If you love science and technology, and have a bit of time to spare, definitely go to Miraikan: The National Museum of Emerging Science and Innovation.

It’s an interesting experience. I particularly liked learning about the many technologies that have actually been implemented in Japan. (For example, the electricity for the entrance gates in Tokyo’s metro is generated by foot-traffic.)


For anything you want to see in Tokyo, besides just plotting it on a map, make sure you know the floor number.

Unlike many other cities, the best stuff in Tokyo is often to be found off street-level. Or rather, not found, if you don’t know where to go.

Sure, you can come to Tokyo blindly, but it’s a good bet that you won’t see much out of the ordinary and obvious unless you do a little research and plotting.

Artwork by Stanley Lau (Artgerm)
Photography via Kineda

Street Fighter Arcades in Tokyo – Big Box Taito Station Guide

…there’s nothing like the feeling of in person head-to-head competition – something that internet gaming will never be able to replace. Japan has had an advantage for years over U.S. players with Street Fighter games consistently being released in their arcades months before the U.S. could get their hands on a copy. Combine this with a place to consistently train and level up against the best competition, and you can see why Japanese players like Daigo are virtually unbeatable.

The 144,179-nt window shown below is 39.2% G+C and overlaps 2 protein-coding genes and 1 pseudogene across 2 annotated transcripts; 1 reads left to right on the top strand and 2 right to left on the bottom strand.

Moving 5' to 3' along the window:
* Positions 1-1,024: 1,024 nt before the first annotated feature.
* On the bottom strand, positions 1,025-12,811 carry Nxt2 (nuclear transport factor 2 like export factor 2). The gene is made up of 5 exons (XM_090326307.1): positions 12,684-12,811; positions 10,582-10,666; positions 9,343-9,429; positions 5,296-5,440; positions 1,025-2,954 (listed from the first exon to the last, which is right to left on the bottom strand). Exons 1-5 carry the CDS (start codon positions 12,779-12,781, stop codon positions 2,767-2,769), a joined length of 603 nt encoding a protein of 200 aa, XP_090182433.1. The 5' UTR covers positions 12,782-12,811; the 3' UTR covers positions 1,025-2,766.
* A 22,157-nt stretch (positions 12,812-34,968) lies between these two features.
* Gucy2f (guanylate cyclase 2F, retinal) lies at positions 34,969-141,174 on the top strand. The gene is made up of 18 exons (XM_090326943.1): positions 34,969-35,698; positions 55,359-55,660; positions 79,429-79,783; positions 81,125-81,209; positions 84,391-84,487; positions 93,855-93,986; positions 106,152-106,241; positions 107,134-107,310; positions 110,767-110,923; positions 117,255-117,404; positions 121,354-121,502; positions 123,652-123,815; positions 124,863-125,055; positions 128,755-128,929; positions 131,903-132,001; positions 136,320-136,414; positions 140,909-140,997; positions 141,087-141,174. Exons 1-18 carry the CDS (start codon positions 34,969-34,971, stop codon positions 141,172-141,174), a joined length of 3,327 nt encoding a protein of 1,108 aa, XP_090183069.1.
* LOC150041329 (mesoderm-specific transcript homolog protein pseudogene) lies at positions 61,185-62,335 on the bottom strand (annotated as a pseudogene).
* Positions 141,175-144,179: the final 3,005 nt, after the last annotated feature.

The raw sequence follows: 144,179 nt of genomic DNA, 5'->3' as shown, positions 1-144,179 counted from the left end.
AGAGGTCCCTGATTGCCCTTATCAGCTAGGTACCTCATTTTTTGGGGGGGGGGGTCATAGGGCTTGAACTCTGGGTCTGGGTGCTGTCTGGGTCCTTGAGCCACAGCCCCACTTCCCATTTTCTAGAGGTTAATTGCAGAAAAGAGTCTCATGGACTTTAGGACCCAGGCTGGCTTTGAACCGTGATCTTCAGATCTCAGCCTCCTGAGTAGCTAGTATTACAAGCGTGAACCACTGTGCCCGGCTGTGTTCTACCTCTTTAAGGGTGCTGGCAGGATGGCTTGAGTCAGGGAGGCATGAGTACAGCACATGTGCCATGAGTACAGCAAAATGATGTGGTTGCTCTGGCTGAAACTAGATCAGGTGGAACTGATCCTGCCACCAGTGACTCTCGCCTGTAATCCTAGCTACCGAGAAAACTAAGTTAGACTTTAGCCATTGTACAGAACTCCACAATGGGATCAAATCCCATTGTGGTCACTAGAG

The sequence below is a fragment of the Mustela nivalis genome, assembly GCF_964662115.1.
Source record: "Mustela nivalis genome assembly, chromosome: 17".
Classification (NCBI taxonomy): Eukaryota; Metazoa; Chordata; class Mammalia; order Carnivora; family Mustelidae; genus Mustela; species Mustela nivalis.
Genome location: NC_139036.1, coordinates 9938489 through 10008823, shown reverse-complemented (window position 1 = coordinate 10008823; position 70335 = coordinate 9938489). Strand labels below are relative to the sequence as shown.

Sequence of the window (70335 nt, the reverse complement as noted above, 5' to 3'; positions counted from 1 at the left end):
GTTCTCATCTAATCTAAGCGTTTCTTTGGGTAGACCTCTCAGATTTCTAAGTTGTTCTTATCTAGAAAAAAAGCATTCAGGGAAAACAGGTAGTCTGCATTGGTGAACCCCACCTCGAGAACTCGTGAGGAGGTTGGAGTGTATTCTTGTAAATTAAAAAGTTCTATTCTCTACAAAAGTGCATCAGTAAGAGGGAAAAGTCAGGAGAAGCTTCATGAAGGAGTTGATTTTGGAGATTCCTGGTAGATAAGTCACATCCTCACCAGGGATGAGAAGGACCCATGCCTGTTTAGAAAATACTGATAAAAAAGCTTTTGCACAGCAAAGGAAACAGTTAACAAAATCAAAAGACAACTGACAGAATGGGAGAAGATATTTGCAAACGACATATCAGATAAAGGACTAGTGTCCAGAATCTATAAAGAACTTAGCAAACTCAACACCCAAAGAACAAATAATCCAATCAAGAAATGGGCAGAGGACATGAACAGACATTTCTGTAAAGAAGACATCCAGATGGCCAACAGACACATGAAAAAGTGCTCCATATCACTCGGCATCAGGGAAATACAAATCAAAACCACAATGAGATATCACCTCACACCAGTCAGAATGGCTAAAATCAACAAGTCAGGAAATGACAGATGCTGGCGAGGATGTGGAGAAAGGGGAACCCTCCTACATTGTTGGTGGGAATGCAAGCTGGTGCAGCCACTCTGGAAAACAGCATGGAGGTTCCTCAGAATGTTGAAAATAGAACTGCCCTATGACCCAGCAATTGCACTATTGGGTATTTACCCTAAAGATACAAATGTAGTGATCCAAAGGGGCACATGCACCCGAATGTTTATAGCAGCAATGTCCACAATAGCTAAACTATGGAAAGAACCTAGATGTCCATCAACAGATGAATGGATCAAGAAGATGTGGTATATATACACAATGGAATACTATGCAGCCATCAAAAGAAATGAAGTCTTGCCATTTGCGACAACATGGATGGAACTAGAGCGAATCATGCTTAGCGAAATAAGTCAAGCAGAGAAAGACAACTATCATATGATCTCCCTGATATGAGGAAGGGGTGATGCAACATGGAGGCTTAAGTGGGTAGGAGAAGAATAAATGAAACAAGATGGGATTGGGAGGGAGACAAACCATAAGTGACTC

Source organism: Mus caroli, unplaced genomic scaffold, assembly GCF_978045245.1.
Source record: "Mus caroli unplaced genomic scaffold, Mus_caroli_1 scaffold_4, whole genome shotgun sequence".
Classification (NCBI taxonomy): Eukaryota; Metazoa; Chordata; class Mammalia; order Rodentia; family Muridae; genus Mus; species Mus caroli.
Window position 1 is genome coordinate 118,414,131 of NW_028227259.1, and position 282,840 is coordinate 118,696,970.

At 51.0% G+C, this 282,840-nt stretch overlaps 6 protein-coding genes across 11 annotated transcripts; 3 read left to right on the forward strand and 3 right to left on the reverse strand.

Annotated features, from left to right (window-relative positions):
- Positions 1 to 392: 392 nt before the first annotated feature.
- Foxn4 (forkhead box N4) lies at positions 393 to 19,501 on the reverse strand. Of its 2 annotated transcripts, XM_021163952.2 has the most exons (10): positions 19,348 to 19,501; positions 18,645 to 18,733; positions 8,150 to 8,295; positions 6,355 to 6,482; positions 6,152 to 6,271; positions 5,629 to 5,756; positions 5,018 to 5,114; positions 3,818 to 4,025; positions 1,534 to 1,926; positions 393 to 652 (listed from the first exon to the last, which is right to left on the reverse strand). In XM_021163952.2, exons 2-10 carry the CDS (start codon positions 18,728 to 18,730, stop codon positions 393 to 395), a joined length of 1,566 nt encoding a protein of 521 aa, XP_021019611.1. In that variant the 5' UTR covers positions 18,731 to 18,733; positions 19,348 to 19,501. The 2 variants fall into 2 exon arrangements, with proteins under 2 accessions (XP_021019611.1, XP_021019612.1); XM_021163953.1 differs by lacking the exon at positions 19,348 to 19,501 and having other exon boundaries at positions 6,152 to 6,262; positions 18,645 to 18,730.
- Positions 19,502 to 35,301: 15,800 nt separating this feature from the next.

On any given night in Tokyo, you’ll find large groups of top ranked national players at one of the few arcades left. Most [of the top players] play at Big Box Taito Station arcade located in Takadanobaba, Tokyo off the JR Yamamote 1 line.

Once you arrive at Takadanobaba station, take the Waseda exit and Big Box will be directly to your right – the large blue building is definitely hard to miss.

Taito Station is located on the 6th floor of Big Box.

If you want to keep track of your Street Fighter IV battle stats, be sure to pick up a gamers card (400 yen) that will keep track of your progress and also records any costumes and colors you’ve unlocked. It’ll work in any official Street Fighter cabinet in Japan.

Now prepared to be beasted on by locals with techniques and strategies much different than you’re used to back home — Yes, even the girls are good so don’t underestimate them by their looks!

Takanobada is located between Shinjuku and Ikebukuro.
Google Maps